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This template should no longer be used directly in entries; it should be replaced by {{der}}, {{bor}}, {{inh}}, {{cog}}, and {{noncog}}.


This template displays the name of the language from which a lexeme or term is derived. If the language is uncommon, it will also link to an English Wikipedia article about that language. Lastly, the term may be categorized as a derivative from that language.

As a mnemonic, the template's name, etyl, is an abbreviation for etymological language.

Lists of the language codes accepted by the template appear at Wiktionary:List of languages and the section for special codes. Although mul is the code for "Translingual", as there is no category structure for translingual etymologies, such words are not placed in any descendant categories.

Wherever possible, when a more specific template applies to a term, such as {{inherited}}, that should replace this one (see below).


This template takes language codes for its two unnamed parameters:

  1. The code of the source language — that is, the language the lexeme (word) comes from. Codes for this parameter are noted above in the usage section, and are from Module:languages and Module:families.
  2. The code of the destination language — that is, the language section where the etymology is being added — for categorization purposes; or - (hyphen) if no category should be added. If omitted, en (English) is assumed.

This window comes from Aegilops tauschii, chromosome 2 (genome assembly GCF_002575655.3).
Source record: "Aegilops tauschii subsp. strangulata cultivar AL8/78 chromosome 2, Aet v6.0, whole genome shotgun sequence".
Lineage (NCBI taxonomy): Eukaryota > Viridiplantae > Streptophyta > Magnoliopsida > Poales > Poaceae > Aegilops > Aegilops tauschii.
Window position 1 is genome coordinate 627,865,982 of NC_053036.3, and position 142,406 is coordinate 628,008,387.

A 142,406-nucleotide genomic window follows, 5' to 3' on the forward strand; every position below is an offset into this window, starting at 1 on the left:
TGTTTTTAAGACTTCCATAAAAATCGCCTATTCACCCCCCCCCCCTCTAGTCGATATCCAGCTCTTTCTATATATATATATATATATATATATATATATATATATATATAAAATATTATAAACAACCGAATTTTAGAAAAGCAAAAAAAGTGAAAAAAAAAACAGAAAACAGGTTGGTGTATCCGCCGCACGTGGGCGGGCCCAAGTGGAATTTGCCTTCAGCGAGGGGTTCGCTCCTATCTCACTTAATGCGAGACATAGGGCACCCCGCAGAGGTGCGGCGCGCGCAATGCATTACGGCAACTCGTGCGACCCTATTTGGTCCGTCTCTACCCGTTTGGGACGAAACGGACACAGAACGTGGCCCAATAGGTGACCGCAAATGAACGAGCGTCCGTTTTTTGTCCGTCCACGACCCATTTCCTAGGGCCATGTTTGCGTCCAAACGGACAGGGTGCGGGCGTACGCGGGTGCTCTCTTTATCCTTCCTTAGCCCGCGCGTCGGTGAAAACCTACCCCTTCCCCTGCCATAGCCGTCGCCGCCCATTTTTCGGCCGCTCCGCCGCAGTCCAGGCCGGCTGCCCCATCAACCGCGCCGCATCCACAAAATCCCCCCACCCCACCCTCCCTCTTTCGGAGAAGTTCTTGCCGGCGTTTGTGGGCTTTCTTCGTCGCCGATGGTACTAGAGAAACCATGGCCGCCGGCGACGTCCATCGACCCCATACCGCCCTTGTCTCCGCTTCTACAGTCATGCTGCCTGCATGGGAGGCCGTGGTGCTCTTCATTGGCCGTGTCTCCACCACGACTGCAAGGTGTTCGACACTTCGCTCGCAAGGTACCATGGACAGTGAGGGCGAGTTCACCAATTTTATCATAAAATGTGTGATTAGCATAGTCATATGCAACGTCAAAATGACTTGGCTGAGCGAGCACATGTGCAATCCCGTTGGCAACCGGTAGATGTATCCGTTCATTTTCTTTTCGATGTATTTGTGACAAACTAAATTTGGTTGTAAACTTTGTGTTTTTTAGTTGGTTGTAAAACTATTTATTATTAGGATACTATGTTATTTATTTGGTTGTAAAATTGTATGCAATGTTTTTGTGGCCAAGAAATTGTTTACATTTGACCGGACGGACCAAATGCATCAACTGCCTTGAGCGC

The template also takes a named parameter:

  • {{{sort}}} – this parameter can be used to provide an alternative sorting key for determining the order of the word in the descendants category. It is generally used for scripts that have diacritics which sort incorrectly; or for languages that use Chinese characters (notably Japanese), to cause them to sort phonetically rather than by the character.


Wikitext Output Category
{{etyl|fr|en}} French Category:English terms derived from French
{{etyl|en|es}} English Category:Spanish terms derived from English
{{etyl|sla|it}} Slavic Category:Italian terms derived from Slavic languages
{{etyl|de|-}} German [none]
Example of an English word derived from Georgian – screeve
==Etymology 2==
From {{etyl|ka|en}} {{m|ka|მწკრივი}}.
From Georgian მწკრივი (mc̣ḳrivi).
Example of a Latin word derived from Ancient Greek – synonymum
From {{etyl|grc|la}} {{m|grc|συνώνυμον}}
From Ancient Greek συνώνυμον (sunṓnumon)
Example of a translingual word derived from Ancient Greek – Chlamydomonas
From {{etyl|grc|mul}} {{m|grc|χλαμύς||cloak, mantle}} +
From Ancient Greek χλαμύς (khlamús, cloak, mantle) + …
Example of an English word with an etymological chain, derived from Middle English < Old English < Proto-Germanic < Proto-Indo-European – salt
From {{etyl|enm|en}} {{m|enm|salt}}, from {{etyl|ang|en}} {{m|ang|sealt}}, from {{etyl|gem-pro|en}} {{m|gem-pro|*saltą}}, from {{etyl|ine-pro|en}} {{m|ine-pro|*seh₂l-}}
From Middle English salt, from Old English sealt, from Proto-Germanic *saltą, from Proto-Indo-European *seh₂l-
  • Note that the second parameter is always that of the language section where the etymology is included (en in this case).

See also

  • {{borrowing}} ({{bor}}) – for terms borrowed from other languages (also known as loanwords), usually non-parent languages but occasionally from parent languages
  • {{cognate}} ({{cog}})
  • {{derived}} ({{der}})
  • {{inherited}} ({{inh}}) – for terms inherited from a parent language